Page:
I stood one time looking at those incomparably impressive Victorian Falls on the Zambezi River in what we once called Rhodesia, now called Zimbabwe. Ah, Niagara Falls is one hundred sixty feet height and one-half a mile wide. The Victorian Falls are a full mile wide and four hundred feet high. And that vast Zambezi River pours over them. I stood there looking at that enormously impressive phenomenon of nature and I was standing by a heroic, enormous statue of David Livingstone. He is the first white man to ever see them. He discovered them. And there looking at those falls, is that enormous statue of David Livingstone. And as I stood there by that statue of Livingstone and looked at those enormous falls, I thought of how he discovered them. Coming down the River Zambezi, the natives who accompanied him said to him, "You dare not go further. The cannibalistic tribes down there on the Zambezi will destroy you. You dare not go further."
David Livingstone did something that I wish to the Lord I had the faith to do. I’ve tried it. And I don’t have the faith. He closed his Bible like this. And he prayed God to answer the prayer. Then he put his Bible down and looked, and the verse that he read was God’s answer to his prayer and the will of the Lord for his life. And when those natives said, "You dare not go further, those evil tribes will destroy you," David Livingstone looked up to God, and prayed, and put his Bible on the table, and let it open, and read Matthew 28:20, "You go and I will go with you to the end of the world. And David Livingstone lifted up his face and said to the natives that accompanied him, "Arise, we’re going. He has promised to go with us to the end of the world, and He will keep His word." That’s how he discovered the falls on the Zambezi.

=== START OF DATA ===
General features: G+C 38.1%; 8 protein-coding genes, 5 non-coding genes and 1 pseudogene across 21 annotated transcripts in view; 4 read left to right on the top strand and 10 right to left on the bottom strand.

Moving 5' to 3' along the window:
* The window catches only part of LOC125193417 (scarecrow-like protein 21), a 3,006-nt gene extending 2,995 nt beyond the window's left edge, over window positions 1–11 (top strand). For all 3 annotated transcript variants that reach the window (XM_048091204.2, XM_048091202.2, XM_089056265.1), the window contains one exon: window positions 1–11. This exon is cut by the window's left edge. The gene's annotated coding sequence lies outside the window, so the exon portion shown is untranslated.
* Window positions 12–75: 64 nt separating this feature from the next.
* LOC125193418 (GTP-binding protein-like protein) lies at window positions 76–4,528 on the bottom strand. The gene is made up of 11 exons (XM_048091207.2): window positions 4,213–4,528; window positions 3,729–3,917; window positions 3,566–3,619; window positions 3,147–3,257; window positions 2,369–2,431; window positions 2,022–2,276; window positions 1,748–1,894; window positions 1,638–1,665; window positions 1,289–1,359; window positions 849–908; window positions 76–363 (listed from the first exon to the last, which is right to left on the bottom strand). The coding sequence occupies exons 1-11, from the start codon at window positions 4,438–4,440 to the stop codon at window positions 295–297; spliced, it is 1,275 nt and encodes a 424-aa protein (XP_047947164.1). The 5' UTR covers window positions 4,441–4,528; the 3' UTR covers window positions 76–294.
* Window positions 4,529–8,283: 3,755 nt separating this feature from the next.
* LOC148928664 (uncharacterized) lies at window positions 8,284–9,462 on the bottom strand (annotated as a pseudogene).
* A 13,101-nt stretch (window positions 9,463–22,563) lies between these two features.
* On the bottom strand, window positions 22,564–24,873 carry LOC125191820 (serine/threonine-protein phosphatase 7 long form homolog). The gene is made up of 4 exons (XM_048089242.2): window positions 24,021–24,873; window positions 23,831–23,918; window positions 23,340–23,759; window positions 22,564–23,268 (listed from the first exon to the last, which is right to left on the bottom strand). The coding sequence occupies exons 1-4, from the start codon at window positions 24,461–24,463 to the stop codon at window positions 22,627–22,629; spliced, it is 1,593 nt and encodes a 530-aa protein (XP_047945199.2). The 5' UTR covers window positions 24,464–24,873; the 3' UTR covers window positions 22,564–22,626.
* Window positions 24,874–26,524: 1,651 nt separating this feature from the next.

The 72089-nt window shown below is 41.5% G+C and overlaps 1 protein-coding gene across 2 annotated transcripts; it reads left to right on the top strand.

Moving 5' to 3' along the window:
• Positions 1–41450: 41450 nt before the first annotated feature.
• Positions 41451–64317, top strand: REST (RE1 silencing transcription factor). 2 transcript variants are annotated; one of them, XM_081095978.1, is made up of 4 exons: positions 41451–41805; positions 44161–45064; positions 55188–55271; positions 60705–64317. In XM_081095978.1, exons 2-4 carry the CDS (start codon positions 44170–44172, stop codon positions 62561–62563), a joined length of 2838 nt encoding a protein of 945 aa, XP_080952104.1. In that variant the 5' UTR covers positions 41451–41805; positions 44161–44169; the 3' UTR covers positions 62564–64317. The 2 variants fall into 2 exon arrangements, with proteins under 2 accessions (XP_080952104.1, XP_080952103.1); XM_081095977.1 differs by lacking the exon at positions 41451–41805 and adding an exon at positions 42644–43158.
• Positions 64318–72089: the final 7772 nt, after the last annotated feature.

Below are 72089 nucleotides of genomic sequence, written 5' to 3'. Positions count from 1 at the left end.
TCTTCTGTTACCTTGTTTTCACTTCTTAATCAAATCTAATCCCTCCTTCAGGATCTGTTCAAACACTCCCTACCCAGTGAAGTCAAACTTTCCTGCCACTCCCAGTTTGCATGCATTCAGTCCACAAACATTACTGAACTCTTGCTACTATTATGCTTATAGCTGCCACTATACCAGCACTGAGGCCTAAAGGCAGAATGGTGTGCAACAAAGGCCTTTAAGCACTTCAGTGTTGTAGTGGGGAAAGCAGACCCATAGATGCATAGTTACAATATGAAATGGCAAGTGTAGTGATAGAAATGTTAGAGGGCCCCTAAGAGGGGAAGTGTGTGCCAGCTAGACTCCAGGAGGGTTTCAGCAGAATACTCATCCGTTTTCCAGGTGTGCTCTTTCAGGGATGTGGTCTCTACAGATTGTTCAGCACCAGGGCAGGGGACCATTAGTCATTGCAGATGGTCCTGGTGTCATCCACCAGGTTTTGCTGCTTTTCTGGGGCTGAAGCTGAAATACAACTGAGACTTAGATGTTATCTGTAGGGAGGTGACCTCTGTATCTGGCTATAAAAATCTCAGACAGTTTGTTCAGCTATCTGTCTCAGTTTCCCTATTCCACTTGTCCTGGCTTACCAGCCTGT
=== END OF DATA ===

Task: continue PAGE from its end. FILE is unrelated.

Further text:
Jesus is with us. In every vicissitude and fortune of life, He is with us. In every providence that could ever await and every decision we ever make, Jesus is with us. O God, how much those infallible forty days have meant to us in our Christian pilgrimage!
He lives, He lives,
Christ Jesus lives today!
He talks with me,
And walks with me
Along life’s narrow way.
He lives, He lives, (Glory to God!)
Salvation to impart!
You ask me how
(do you)I know He lives?
He lives inside my heart.
["He Lives," Alfred H. Ackley]
Jesus is alive, is your dearest friend and will accompany you every step of your pilgrim way.
And to the great throng in God’s sanctuary this precious moment, down one of these stairways from the balcony, down one of these aisles in the press of people on this lower floor, "Pastor, today I have decided for Christ. I am accepting Him in His gracious atonement for my sins; in His glorious and triumphant resurrection and in the promise that we will see Him and one another again some glorious resurrection day. On the first note of the first stanza, come. Angels attend you in the way, while we stand and while we sing.
THE INFALLIBLE FORTY DAYS
Dr. W. A. Criswell
I. Forty days
A. Time period oft seen in Bible presenting cataclysmic, marvelous results (Genesis 7:4, Exodus 24:18, 34:29, Jonah 3:4, Matthew 4:1-2)
B. Lord Jesus showed Himself by infallible proofs as being raised
II. Gave back to us our risen Lord
A. From Bethlehem to Jerusalem
B. God’s gift to fallen humanity
III. Turned defeat into victory
A. Despair and fear of the disciples
B. He is risen!
1. Appears to individuals and to groups
2. Continues to appear after His ascension
IV. Opened corridor into heaven
A. The same Jesus (Luke 24:39-43, John 20:27)